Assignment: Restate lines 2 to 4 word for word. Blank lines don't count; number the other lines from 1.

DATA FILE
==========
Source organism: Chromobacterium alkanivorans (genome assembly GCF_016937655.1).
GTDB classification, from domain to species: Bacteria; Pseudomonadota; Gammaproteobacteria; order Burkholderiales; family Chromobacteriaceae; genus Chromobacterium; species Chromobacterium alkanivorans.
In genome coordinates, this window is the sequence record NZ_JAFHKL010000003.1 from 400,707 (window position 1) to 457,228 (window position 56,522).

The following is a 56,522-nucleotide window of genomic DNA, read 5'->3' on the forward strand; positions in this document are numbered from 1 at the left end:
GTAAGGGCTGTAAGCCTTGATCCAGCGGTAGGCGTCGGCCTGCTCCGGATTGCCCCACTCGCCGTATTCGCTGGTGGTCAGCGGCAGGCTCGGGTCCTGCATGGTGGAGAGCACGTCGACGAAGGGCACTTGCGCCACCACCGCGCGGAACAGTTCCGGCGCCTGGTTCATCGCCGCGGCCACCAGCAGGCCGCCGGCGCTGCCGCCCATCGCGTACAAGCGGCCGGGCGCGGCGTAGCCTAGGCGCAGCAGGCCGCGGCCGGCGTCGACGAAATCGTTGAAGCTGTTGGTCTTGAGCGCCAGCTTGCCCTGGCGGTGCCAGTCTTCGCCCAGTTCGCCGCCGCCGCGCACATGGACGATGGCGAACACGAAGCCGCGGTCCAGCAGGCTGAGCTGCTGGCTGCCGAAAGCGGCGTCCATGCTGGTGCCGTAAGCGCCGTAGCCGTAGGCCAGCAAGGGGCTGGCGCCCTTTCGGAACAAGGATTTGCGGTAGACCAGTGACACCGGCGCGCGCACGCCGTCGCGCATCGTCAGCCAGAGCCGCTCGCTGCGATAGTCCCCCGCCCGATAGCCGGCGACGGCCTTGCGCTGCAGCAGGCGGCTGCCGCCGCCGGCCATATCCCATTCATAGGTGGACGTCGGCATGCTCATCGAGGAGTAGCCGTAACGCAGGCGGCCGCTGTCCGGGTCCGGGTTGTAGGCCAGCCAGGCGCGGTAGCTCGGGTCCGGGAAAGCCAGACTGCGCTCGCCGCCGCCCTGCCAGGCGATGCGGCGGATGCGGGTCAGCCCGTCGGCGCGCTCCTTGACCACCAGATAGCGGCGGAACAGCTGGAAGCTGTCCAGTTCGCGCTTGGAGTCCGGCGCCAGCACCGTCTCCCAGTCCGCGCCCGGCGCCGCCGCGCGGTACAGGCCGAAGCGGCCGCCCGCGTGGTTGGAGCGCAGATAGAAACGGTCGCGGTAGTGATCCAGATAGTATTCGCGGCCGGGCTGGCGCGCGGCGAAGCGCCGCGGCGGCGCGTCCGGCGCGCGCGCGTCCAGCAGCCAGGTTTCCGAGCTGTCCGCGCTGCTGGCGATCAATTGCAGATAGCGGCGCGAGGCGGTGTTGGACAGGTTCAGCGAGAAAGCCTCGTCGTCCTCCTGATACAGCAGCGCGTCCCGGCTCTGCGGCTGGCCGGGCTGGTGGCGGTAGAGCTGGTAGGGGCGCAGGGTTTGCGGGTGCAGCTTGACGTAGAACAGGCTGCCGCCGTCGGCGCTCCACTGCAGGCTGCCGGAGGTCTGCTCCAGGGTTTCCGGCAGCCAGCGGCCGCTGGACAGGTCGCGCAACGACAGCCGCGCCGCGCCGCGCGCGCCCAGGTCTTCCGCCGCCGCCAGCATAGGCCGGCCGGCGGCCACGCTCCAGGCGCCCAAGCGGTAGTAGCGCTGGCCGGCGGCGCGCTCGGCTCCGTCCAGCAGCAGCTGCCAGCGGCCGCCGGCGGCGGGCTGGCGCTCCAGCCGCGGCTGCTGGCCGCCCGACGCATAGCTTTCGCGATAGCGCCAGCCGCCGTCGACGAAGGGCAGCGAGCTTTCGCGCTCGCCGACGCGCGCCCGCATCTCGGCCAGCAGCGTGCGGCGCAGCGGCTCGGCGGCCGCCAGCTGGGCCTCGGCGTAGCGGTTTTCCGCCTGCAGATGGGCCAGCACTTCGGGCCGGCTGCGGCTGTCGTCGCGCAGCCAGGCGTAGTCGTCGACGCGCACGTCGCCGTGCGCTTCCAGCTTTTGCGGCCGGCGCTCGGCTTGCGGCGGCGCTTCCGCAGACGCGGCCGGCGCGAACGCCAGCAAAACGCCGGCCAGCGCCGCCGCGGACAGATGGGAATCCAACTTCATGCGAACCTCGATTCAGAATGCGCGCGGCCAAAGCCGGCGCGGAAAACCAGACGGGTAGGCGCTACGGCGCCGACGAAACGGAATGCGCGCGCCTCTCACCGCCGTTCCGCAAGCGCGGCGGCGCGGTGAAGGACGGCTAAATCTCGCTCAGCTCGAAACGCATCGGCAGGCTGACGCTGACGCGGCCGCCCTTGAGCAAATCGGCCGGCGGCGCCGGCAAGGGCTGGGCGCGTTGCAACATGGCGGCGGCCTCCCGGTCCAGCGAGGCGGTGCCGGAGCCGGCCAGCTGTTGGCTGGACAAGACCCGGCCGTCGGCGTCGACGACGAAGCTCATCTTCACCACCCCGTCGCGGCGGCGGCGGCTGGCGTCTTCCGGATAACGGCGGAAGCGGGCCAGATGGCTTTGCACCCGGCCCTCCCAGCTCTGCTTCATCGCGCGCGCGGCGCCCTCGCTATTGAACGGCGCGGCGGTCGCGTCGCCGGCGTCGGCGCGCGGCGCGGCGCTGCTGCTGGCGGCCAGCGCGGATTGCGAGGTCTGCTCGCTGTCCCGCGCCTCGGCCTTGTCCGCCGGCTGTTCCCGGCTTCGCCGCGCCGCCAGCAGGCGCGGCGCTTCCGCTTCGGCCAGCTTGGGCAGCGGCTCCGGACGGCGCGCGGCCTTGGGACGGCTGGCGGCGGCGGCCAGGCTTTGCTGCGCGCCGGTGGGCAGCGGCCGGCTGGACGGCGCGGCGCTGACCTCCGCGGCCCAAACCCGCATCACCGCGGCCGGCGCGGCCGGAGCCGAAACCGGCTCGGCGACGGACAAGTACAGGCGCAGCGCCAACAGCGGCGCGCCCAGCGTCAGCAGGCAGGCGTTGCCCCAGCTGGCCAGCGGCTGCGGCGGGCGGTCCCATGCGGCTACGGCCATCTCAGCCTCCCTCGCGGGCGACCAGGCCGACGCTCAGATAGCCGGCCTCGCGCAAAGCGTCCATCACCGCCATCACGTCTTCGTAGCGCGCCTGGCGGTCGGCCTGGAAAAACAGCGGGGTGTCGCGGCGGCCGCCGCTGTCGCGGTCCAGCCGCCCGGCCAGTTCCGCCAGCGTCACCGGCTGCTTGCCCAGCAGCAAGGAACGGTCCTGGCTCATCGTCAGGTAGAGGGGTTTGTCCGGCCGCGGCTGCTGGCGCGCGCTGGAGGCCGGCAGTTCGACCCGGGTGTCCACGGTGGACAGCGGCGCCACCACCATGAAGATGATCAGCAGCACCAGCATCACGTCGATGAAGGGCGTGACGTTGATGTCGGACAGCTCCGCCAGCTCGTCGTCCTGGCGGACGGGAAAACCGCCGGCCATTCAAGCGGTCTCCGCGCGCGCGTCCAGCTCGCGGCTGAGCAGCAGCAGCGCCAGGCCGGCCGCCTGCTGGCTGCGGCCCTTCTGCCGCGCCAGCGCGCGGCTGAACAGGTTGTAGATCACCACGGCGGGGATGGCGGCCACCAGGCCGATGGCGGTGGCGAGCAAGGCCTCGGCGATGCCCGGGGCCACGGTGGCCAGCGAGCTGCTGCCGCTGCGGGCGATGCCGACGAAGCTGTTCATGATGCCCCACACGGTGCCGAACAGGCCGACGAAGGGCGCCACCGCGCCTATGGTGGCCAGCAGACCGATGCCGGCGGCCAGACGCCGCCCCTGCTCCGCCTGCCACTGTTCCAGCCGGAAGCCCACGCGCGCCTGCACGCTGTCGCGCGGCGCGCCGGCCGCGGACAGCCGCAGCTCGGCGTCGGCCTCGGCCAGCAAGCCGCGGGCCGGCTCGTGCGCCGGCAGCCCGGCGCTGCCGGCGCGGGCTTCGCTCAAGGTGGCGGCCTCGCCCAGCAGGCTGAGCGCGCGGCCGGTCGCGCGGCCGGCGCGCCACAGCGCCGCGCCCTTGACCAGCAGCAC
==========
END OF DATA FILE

GTDB classification, from domain to species: Bacteria; Pseudomonadota; Gammaproteobacteria; order Burkholderiales; family Chromobacteriaceae; genus Chromobacterium; species Chromobacterium alkanivorans.
In genome coordinates, this window is the sequence record NZ_JAFHKL010000003.1 from 400,707 (window position 1) to 457,228 (window position 56,522).

The following is a 56,522-nucleotide window of genomic DNA, read 5'->3' on the forward strand; positions in this document are numbered from 1 at the left end: